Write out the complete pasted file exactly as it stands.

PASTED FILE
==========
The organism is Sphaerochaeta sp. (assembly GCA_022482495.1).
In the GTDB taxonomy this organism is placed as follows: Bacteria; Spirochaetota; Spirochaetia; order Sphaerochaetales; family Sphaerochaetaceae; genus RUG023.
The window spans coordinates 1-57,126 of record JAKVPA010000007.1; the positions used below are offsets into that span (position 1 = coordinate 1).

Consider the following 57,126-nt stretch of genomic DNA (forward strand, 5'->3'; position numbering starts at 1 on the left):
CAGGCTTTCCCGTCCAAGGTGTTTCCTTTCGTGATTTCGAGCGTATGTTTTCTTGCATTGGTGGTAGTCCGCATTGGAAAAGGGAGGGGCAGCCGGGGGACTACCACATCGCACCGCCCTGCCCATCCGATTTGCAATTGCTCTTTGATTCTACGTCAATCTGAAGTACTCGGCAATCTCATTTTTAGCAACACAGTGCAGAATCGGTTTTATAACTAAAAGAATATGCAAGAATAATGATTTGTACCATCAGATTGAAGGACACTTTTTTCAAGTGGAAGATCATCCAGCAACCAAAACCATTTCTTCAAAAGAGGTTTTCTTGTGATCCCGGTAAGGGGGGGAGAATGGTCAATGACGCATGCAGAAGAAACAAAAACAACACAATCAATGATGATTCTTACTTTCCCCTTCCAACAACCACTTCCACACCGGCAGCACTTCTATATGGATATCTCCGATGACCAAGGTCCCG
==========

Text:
The organism is Sphaerochaeta sp. (assembly GCA_022482495.1).
In the GTDB taxonomy this organism is placed as follows: Bacteria; Spirochaetota; Spirochaetia; order Sphaerochaetales; family Sphaerochaetaceae; genus RUG023.
The window spans coordinates 1-57,126 of record JAKVPA010000007.1; the positions used below are offsets into that span (position 1 = coordinate 1).

Consider the following 57,126-nt stretch of genomic DNA (forward strand, 5'->3'; position numbering starts at 1 on the left):
CAGGCTTTCCCGTCCAAGGTGTTTCCTTTCGTGATTTCGAGCGTATGTTTTCTTGCATTGGTGGTAGTCCGCATTGGAAAAGGGAGGGGCAGCCGGGGGACTACCACATCGCACCGCCCTGCCCATCCGATTTGCAATTGCTCTTTGATTCTACGTCAATCTGAAGTACTCGGCAATCTCATTTTTAGCAACACAGTGCAGAATCGGTTTTATAACTAAAAGAATATGCAAGAATAATGATTTGTACCATCAGATTGAAGGACACTTTTTTCAAGTGGAAGATCATCCAGCAACCAAAACCATTTCTTCAAAAGAGGTTTTCTTGTGATCCCGGTAAGGGGGGGAGAATGGTCAATGACGCATGCAGAAGAAACAAAAACAACACAATCAATGATGATTCTTACTTTCCCCTTCCAACAACCACTTCCACACCGGCAGCACTTCTATATGGATATCTCCGATGACCAAGGTCCCG